There are a lot of things you need to protect your pet from, and while some of them might involve expensive fences, a sturdy leash, or good training, vaccinating your pet should be easy. Depending on where you adopted your pet from, there may be different procedures regarding vaccination, but it's your responsibility as a pet owner to make sure you know whether your dog or cat is up to date on their shots. This can be a challenge, but there are some easy ways to figure out just what's been done up to the point that you adopt your pet.
Public Run Shelters
Whether they're run by the county you live in, or operated on their behalf by a third party, most animal shelters have some basic guidelines for vaccinations. This is as much for your benefit as for the health of other animals being housed there, so it's good for everyone if shelter policies are put in place for vaccinations. Puppies and kittens are normally given their first round of shots between 6 and 16 weeks of age, while rabies vaccines must be delayed until cats are 8 weeks, or dogs are 3 months.
It's easy to tell whether new born animals are vaccinated, while adults require more careful examination. The antibodies for various diseases will show up in the blood though, so while it's a little more work, it's not impossible, though it does mean keeping older animals in quarantine until results come back. Don't adopt from shelters that allow you to take home animals too young to be vaccinated, and if a vaccination policy isn't clear, make sure you ask so that you know if and when you'll need to administer vaccines.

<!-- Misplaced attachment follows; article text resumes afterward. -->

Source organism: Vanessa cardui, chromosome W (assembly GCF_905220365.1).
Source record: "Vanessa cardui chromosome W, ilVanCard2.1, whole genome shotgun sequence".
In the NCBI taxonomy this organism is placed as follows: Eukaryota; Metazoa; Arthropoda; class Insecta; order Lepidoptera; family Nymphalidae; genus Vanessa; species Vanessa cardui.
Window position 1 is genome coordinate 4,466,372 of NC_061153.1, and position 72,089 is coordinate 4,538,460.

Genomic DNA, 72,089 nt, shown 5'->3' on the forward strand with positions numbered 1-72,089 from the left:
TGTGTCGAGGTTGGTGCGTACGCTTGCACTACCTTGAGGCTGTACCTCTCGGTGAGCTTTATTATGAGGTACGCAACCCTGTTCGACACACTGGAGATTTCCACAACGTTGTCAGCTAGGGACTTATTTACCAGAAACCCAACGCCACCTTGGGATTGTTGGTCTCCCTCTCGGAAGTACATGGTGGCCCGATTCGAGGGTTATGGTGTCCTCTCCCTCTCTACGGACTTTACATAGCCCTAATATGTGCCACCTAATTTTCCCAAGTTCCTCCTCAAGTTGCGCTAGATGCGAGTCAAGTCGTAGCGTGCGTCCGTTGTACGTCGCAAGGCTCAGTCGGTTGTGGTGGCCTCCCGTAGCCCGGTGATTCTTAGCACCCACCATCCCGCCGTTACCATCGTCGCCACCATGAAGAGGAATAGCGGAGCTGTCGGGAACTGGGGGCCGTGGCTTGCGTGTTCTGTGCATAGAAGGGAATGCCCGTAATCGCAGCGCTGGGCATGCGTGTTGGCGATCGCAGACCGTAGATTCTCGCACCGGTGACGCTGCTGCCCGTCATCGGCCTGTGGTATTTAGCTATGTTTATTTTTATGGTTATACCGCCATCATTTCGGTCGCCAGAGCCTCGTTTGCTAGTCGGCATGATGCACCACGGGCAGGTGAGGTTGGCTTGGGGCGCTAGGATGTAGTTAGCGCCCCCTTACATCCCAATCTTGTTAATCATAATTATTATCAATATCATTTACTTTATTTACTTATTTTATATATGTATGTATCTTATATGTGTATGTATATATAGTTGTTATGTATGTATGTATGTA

The simple solution to the problem of adopting unvaccinated puppies from breeders is to not adopt from breeders who place so little value in their animals. However, any responsible pet owner should find out for sure just what vaccines are or aren't being administered to the animals and the reasoning behind it. Certain vaccines like Leptospirosis and Bordetella, which are not part of a core vaccine regiment, may not be given if the breeder maintains high standards of cleanliness and hygiene in their animals' pens, sleeping areas and food.
Even with documentation of vaccination, and the breeder's assurances, it's always a good idea to inspect the facility prior to adopting an animal. It might be an inconvenience for one or both parties, but you'll feel better knowing the conditions where your pet came from and the breeder will respect your concern. If they try to talk you out of an in-person tour of the facility, you may want to look elsewhere to adopt.
Vaccination, hygiene and cleanliness are essential for adopting healthy pets and putting them in quality homes. Sure, anyone can adopt an animal, but only people who are financially able to provide for their care, feeding and upkeep should take on the responsibility for another living thing. Do your homework, investigate for yourself, and stay informed when you choose to adopt your next pet.
To get your pet vaccinated, or for more information about your pet's vaccinations, contact a local animal hospital, such as Cherokee Hospital for Animals.